March 31, 2005
Ag economist: U.S. soybean acreage down, but not out
WEST LAFAYETTE, Ind. - Before even a single infectious spore lands on a cropfield this spring or summer, Asian soybean rust is affecting U.S. soybean production. The impact isn't as great as some might have thought, however, said Chris Hurt, a Purdue University agricultural economist.
In fact, a U.S. Department of Agriculture report issued today (Thursday, 3/31) might actually motivate growers to reconsider their spring planting plans, Hurt said.
The USDA's Prospective Plantings Report, based on farmer surveys, projected a 2 percent dip in national soybean acreage and a 1 percent increase in national corn acreage this spring, compared to 2004.
"There probably was not as big a reduction in the soybean acreage as some had anticipated, especially if you go back in January and early February when we saw people talking about a 3 to 5 percent reduction across the United States," Hurt said.
"One of the reasons that the reduction in bean acreage hasn't been as big is because soybean prices for the new crop have rallied relative to corn. So the incentive to plant soybeans has increased over the last six weeks because of these higher new-crop bean prices."
The USDA report estimated 2005 U.S. soybean acreage at 73.9 million acres. National corn acreage is projected at 81.4 million acres. The projected corn acreage would be the largest in the United States since 1985.
Indiana farmers followed national trends. They told the USDA they intend to plant 5.4 million acres of soybeans - down 3 percent from a year ago - and 5.8 million acres of corn, up 2 percent.
Soybean rust, a fungal disease that can devastate crop yields, was a factor in the lower soybean acreage projections, the USDA reported. Fifty-three percent of U.S. farmers and 48 percent of Indiana farmers said they intend to plant fewer soybean acres because of the rust threat.
"In this report, we saw a 150,000-acre reduction in soybeans and 100,000 more acres of corn in the state of Indiana," Hurt said. "Those were about the numbers we had been thinking going into this report here in the Eastern Corn Belt. As we look across the country, we see where the incidence of rust is expected to be higher and where, perhaps, fungicide spraying will have to occur more times, there was greater reduction in soybean acreage."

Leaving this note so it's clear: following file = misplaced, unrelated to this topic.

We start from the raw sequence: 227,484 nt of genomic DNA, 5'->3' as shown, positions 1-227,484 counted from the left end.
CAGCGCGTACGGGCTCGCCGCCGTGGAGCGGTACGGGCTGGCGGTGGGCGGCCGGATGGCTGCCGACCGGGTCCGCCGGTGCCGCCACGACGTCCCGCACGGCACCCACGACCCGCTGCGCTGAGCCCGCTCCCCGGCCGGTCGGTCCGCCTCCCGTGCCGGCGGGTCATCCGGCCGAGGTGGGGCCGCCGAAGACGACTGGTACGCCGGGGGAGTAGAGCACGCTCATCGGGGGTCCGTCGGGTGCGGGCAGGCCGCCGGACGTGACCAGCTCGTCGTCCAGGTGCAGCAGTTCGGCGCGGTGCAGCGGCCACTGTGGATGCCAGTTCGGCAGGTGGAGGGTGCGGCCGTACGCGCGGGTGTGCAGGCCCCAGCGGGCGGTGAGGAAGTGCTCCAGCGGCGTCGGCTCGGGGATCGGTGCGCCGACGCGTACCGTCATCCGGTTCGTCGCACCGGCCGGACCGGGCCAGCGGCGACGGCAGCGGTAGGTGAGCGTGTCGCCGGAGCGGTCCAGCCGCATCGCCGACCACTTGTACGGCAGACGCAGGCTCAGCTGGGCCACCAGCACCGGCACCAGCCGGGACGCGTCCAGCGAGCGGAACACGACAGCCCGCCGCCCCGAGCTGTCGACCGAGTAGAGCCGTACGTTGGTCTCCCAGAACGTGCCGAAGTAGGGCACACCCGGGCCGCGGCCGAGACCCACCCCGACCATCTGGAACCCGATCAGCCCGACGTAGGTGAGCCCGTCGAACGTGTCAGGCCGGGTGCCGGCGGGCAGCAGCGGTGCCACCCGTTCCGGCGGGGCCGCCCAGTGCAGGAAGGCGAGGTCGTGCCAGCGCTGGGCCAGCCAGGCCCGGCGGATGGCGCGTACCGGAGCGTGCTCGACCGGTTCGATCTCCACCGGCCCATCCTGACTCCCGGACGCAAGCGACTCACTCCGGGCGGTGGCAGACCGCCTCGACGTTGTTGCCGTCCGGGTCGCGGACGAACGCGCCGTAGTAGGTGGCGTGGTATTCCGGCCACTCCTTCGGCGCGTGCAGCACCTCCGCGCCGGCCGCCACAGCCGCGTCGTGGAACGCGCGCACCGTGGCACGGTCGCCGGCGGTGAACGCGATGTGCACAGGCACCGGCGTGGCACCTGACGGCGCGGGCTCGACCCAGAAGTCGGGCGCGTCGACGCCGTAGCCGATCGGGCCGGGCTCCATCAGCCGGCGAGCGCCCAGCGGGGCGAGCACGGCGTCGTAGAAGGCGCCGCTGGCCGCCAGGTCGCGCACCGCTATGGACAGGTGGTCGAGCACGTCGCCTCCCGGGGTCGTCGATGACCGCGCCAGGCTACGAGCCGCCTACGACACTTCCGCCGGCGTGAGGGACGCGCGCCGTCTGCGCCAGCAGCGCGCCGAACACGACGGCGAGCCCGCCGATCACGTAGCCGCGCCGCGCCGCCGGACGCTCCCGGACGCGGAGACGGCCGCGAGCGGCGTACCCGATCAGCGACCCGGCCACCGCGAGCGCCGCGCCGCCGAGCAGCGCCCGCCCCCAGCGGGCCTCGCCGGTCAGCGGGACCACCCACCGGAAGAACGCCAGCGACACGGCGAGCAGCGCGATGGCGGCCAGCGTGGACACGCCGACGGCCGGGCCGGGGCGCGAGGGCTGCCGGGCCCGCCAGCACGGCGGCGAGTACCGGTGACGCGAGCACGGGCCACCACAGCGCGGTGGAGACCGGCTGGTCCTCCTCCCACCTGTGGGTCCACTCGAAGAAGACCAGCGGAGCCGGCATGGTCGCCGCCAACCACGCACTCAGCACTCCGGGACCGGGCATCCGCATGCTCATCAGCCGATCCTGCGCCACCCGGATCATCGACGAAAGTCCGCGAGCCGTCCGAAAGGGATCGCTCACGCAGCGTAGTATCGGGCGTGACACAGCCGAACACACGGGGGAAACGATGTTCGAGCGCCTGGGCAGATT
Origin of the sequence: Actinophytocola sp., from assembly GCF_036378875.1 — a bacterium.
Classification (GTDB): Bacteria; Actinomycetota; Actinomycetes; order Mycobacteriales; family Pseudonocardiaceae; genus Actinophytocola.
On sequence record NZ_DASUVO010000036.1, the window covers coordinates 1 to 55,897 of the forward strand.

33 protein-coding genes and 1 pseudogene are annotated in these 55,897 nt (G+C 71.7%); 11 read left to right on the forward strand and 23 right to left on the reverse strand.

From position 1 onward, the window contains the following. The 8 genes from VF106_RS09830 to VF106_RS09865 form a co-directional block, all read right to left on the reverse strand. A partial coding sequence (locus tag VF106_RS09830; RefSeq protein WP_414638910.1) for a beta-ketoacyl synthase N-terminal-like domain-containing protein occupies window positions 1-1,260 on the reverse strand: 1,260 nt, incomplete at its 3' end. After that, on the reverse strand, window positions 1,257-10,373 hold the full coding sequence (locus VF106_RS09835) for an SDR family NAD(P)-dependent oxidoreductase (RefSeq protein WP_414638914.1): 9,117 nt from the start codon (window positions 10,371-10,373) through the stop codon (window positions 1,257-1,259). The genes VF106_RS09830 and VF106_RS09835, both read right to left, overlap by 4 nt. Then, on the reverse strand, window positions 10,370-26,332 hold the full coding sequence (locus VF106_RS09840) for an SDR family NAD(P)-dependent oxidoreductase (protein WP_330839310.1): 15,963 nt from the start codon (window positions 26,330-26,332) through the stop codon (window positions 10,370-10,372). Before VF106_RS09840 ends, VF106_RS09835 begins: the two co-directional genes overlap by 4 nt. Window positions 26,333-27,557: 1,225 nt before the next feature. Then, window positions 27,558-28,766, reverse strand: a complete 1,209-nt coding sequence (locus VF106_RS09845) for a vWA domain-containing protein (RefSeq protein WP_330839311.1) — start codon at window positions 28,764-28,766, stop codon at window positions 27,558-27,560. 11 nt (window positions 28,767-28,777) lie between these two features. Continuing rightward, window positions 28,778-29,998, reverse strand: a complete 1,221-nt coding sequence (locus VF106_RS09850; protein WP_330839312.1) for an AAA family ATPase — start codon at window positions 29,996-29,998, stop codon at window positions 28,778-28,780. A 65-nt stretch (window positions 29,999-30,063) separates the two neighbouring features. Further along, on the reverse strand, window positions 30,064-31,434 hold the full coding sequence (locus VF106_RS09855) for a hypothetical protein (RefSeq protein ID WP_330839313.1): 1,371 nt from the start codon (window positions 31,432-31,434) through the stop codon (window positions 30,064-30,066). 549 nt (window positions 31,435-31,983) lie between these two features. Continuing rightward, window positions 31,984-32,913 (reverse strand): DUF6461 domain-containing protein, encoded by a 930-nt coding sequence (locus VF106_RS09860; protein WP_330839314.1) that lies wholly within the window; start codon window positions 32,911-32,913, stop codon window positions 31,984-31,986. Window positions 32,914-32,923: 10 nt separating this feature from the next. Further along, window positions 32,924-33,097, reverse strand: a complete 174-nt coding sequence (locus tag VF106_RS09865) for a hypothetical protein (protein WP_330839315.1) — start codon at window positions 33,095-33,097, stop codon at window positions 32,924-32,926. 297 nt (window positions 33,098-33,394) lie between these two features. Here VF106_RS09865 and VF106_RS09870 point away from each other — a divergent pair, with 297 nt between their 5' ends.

Farmers across the country also told the USDA they plan to substitute other oilseed crops, such as sunflowers and canola, for soybean crops this spring.
Because the USDA report is based on estimates, farmers can - and probably will - shift some corn acres back to soybeans, Hurt said.
"It is important to note that this is a 'prospective' plantings report," he said. "It is the intention of USDA to provide some information to farmers of what the planting anticipation of they and their neighbors is so that adjustments still can be made. While it's getting close to the planting season here in the Midwest, there still can be some modest adjustments.
"Over the last 10 years we have actually seen about a million acres change on corn and soybeans, on average. That has been as high as about 2 million acres, depending on the year."
The USDA report is available online.
In 2004 U.S. farmers produced 11.8 billion bushels of corn and 3.14 billion bushels of soybeans. Both were U.S. production records. The national corn yield was estimated at 160.4 bushels per acre and soybean yield at 42.5 bushels an acre.
U.S. harvested soybean acreage totaled 73.9 million acres, with corn harvested on 73.6 million acres.
Indiana farmers produced record crops of corn and soybeans. Corn production was 929 million bushels, produced on 5.53 million acres. Average corn yield was 168 bushels per acre. Hoosier farmers produced 287 million bushels of soybeans from 5.52 million acres, at an average yield of 52 bushels per acre.
Writer: Steve Leer, (765) 494-8415, email@example.com
Source: Chris Hurt, (765) 494-4273, firstname.lastname@example.org
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